The Crowded Prairie
by Michael Coyne

"During the nineteenth century the Leatherstocking saga of James Fenimore Cooper,
newspapers, magazines, dime novels and Buffalo Bill's Wild West Show all whetted
America's enthusiasm for the adventure of the frontier. Television brought this romance
into American homes, eventually familiarizing Westerns to the point of contempt.
Yet, in between these phenomena, for a generation or more, while the United States
grew accustomed to unprecedented global responsibility and domestic affluence,
it was Hollywood's vision of the west which held the nation in thrall. "(p3)

The Crowded Prairie by Michael Coyne

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The Crowded Prairie by Michael Coyne

This is a superb book, a must for anyone interested in the western and its relationship to the development of society. Coyne clearly admires Phillip French’s “Westerns” although he is implicitly critical of French’s very specific analysis, something with which I concur. Nevertheless he recognises the contribution French has made by raising the question of the relationship of the production of a film to the political background of the time in which it was made. Both books are admirable and their authors are incredibly knowledgeable of the whole genre.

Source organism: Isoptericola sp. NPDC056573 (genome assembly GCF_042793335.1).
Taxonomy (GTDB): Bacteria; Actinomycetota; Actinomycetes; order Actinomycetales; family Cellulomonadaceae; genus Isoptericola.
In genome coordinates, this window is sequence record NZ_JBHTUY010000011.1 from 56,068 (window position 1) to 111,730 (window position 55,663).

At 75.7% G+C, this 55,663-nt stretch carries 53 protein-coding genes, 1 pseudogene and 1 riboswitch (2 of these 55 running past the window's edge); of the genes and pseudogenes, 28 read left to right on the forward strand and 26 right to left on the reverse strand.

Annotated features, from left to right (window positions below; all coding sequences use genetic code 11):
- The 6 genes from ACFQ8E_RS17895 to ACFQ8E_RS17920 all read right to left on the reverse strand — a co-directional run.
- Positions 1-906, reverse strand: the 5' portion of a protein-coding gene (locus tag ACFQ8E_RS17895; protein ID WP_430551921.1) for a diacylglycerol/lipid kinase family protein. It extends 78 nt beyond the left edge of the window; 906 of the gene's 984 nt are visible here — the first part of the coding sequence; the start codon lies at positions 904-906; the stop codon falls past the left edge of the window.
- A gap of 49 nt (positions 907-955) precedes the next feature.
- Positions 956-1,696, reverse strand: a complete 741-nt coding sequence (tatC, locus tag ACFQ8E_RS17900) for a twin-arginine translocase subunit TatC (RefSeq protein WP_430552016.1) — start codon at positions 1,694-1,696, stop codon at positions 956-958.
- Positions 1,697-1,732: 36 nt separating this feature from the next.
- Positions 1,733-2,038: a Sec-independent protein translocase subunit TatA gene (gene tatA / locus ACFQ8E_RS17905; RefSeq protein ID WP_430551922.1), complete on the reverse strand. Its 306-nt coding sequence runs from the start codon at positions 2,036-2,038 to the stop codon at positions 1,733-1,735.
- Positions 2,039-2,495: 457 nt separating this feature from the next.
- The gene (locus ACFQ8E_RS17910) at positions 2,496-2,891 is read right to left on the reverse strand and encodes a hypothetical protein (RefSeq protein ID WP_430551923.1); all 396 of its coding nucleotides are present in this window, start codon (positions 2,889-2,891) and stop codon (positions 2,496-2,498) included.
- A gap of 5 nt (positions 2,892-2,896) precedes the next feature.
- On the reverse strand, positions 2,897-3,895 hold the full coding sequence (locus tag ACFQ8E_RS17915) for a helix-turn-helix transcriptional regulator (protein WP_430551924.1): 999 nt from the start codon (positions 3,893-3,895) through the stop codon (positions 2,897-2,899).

Just as Michael Coyne recognises Phillip French’s “Westerns” as a ground breaking work I think this is also true of “The Crowded Prairie”. Coyne’s analysis is strongest when the background is clear and unequivocal. The Vietnam War had a massive impact on American Society and his chapter dealing with this time period is particularly impressive. The McCarthy era, too, is distinctive and clearly directly relevant to the film industry, and as such, is representative of the anti Communist scare in the USA as a whole.

What is particularly engaging about this work is that Coyne has favourites: The Wild Bunch and Warlock, for instance, and to an extent he drops his academic stance when dealing with them. This is a monumental work, made all the more fascinating by the inclusion of excerpts from reviews written by film critics at the time the films were released.

Coyne is so wedded to his thesis, that “The Western” cannot include the work of Siergo Leone, despite the fact that Leone’s films were extremely influential, and he even accuses the sacred cow of Westerns Clint Eastwood of “bastardising the genre”, helping “to take the heart out of the western”. This is somewhat ironic when one considers his eulogy of “The Wild Bunch”. This causes him to effectively finish “The Western” with the death of John Wayne, which in, my view ignores the fact that it has lived on, albeit in a less central form to the medium as a whole.